Etel Adnan

14 min read

“I always work flat, I put the canvas on the table, maybe because I came from writing – my first BA was in French literature and then in philosophy… my first passion was for poetry. I don’t decide whether to write or paint, it just comes.” So said Etel Adnan in a recent interview conducted by Judith Benhamou-Huet. In the language of art, few can match the complex versatility of Adnan. Though in her 94th year, the Beirut-born artist is a maestro of not only the palette knife and canvas but also of the written word. From her home in Paris, this giant of the literary and cultural scene continues to transcend media and geographies in a vocabulary that is uniquely her own but which speaks to millions. Canvas pays homage to Adnan and her art, with exclusive excerpts from Kaelen Wilson-Goldie’s forthcoming monograph, published by Lund Humphries.

A small cobblestone street called Rue Madame runs through a quiet corner of Paris’s sixth arrondissement, just south of the Seine and north-west of the Luxembourg Gardens It’s a corner of the world that is quiet but invigorating, totally anonymous yet vividly steeped in art history.

The poet and painter Etel Adnan has maintained an address in an unassuming, four-story, belle-époque building on Rue Madame since 1990. The apartment, which she shares with her partner Simone Fattal, a sculptor and the director of an avant-garde publishing house, winds back from the street in a warren of rooms opening out onto views of Parisian sky, eighteenth-century architecture, slatted shutters, and their neighbors’ intricate wrought-iron balconies. Inside, the apartment is scattered with Persian rugs, embroidered pillows, stacks of books, a few photographs including a portrait of Adnan’s father in full Ottoman military dress, several wooden chairs, and an uncommonly high number of desks and worktables.

For nearly sixty years now, Adnan has been painting oils on canvas that are small, intimate, on the scale of a book. She usually completes them in a single sitting, working fast on a flat table, never on the wall or at an easel. Her colors come straight from the tube and are rarely mixed. She applies her pigments in quick, decisive strokes with a palette knife, never a brush. And for the most part, her language of lines, shapes, and colors has changed very little since the late 1950s.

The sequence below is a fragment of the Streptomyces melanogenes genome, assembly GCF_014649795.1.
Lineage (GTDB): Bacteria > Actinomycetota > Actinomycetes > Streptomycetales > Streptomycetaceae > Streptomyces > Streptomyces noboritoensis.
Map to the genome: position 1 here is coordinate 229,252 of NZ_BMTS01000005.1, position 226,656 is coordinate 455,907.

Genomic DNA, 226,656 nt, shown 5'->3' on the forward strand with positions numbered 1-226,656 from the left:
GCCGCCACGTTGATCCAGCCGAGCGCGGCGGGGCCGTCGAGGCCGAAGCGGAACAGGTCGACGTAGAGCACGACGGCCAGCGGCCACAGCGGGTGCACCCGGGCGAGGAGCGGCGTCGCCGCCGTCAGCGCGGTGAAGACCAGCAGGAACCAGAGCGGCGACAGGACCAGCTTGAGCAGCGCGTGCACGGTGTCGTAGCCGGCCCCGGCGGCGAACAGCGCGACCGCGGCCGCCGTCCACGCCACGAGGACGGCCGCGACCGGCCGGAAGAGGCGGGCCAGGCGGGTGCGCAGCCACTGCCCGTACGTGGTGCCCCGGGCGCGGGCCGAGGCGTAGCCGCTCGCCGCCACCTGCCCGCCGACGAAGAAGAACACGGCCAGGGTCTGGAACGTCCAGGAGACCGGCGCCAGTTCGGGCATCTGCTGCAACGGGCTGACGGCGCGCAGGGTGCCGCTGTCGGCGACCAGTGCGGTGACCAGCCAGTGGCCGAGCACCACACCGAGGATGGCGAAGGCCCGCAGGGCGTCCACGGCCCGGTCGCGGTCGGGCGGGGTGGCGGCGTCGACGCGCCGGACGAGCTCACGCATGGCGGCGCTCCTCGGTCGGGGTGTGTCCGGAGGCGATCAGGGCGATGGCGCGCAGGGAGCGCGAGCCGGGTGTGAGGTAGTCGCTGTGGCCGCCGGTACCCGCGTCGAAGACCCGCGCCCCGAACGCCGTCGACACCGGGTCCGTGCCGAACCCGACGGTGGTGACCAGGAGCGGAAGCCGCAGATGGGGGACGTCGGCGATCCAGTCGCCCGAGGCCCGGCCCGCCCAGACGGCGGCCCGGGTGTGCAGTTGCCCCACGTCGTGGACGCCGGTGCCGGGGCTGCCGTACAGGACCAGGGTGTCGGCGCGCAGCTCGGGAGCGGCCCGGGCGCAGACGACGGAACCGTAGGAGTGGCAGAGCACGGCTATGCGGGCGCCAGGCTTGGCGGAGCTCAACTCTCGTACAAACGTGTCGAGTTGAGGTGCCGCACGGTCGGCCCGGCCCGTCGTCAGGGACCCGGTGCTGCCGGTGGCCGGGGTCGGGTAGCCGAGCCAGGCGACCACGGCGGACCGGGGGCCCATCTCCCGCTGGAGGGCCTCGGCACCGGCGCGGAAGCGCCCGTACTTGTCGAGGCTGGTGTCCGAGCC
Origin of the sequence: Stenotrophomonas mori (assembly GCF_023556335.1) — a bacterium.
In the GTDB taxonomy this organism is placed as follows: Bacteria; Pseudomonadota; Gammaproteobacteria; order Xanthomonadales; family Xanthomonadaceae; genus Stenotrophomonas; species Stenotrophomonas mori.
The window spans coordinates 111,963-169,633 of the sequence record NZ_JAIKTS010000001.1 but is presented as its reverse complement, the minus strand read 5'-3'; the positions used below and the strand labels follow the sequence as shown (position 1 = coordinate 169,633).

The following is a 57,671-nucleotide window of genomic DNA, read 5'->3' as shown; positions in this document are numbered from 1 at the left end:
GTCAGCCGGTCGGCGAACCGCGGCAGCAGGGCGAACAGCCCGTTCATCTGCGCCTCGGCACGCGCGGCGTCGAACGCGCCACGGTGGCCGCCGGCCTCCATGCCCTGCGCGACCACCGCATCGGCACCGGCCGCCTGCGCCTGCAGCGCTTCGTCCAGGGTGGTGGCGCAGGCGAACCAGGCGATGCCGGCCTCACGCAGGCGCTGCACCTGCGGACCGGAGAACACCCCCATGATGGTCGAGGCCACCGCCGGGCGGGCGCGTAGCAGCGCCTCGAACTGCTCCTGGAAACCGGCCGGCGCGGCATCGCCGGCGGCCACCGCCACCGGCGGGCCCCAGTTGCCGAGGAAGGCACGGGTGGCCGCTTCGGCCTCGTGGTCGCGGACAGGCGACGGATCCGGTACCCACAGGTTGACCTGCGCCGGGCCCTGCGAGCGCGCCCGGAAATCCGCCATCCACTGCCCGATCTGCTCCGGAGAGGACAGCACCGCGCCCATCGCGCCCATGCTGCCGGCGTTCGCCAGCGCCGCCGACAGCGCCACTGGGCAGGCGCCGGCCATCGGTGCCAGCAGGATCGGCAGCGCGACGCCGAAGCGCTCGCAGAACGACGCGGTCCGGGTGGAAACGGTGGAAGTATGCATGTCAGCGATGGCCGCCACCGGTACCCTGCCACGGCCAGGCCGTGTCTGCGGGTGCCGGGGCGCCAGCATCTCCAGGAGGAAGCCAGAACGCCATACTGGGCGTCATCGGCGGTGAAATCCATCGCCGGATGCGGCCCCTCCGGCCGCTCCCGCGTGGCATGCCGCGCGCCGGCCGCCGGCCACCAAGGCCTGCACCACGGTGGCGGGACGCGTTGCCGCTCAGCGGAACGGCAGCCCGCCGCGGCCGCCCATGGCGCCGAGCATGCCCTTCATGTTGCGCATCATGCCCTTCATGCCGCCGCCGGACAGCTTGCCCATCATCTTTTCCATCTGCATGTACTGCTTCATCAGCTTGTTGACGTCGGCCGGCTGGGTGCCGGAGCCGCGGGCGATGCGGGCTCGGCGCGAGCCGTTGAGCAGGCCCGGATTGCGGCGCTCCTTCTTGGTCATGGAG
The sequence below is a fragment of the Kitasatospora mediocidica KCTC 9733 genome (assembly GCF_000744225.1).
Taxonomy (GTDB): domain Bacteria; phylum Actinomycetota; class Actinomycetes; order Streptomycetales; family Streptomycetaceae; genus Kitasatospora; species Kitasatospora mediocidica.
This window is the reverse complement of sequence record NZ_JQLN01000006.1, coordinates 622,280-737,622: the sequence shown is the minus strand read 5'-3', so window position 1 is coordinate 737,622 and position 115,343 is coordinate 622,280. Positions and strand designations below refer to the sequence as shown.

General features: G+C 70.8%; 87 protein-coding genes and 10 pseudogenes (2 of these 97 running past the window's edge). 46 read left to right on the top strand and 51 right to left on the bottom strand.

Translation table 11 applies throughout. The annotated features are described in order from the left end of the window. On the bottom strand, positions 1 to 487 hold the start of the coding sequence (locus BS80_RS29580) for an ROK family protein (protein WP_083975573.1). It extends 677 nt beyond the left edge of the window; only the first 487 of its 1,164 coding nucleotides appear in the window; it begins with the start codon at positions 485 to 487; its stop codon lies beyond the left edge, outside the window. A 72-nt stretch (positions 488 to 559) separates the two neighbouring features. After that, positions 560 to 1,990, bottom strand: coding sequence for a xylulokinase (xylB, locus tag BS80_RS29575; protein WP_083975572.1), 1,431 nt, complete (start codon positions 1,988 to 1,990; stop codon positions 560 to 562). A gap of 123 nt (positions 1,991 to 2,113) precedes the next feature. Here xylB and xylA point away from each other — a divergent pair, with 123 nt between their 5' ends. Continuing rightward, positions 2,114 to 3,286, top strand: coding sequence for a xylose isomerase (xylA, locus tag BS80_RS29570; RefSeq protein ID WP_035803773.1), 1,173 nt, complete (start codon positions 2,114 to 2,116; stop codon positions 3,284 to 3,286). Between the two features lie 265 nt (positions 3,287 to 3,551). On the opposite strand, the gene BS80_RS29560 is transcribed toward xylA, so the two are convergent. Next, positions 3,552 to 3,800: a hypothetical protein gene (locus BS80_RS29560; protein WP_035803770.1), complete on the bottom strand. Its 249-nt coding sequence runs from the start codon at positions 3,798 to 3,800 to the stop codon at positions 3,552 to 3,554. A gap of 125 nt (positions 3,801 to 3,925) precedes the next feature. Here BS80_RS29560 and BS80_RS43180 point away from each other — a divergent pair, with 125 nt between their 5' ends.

Adnan paints a circle for a sun, a triangle for a mountain, a line separating two blocks of color for the horizon between sea and sky, and a smattering of tiny squares to convey the dappled light, the play of shadows, and the seeping depths of a plausible or imagined city.

One can argue that for six decades Adnan has been painting the same places over and over again. These are the key locations in her life, both seen and unseen, including the Greek city of Smyrna, which burned to the ground before she was born; Beirut, a city of gardens in her youth, later destroyed by civil war; Baghdad, her vision of Arab modernity in the mid-to-late-twentieth century; Paris, her educational foundation and practical base as well as a former colonial metropole with which Adnan maintains an ideologically uneasy relationship; and Tamalpais, the mountain outside of San Francisco that Adnan describes as her best friend, a character as all-consuming as Mont Sainte-Victoire was for Cézanne or Mount Fuji was for Hokusai. But the locations depicted in her paintings are just as often impossible to determine. As such, one can just as easily argue that for six decades Adnan has been capturing no place at all but rather the shape of thought and the movement of ideas – her paintings a form of visual poetry to be read like a sequence of signs or symbols.

Adnan is now 93 years old and for most of her life, she has been known primarily as a poet. She began writing in her early twenties, as a student in Beirut, under the influence of Baudelaire and Rimbaud, whom she read with great passion. Her first poems were composed in French. Her first book chronicled an erotic encounter between the sun and the moon. After moving to California, Adnan began drafting more pointedly political poems in English as a means of protesting the Algerian war for independence from France and America’s involvement in Vietnam. Now settled in Paris, she is acclaimed for her poetry’s cosmopolitan edge, philosophical rigor, reverence for nature, and insistence on love, desire, and the place, stemming from her admiration for Sufism, where sexuality and spirituality merge.

Over the past sixty years, in addition to more than a dozen volumes of poetry, Adnan has worked on plays, collaborated with musicians, and drafted an opera. She has written six essay collections, years’ worth of journalism, and a novel. She has also made tapestries, murals, ceramics, drawings, watercolors, accordion-folded artist’s books (known as leporellos or concertina-pleated notebooks), and Super 8 films. When she is painting, she paints every day with few exceptions and has been doing so since the late 1950s. “When she writes, she puts away with extreme sadness the tubes of color,” notes Simone Fattal. “But when she spreads them on her table, she is happy again.”1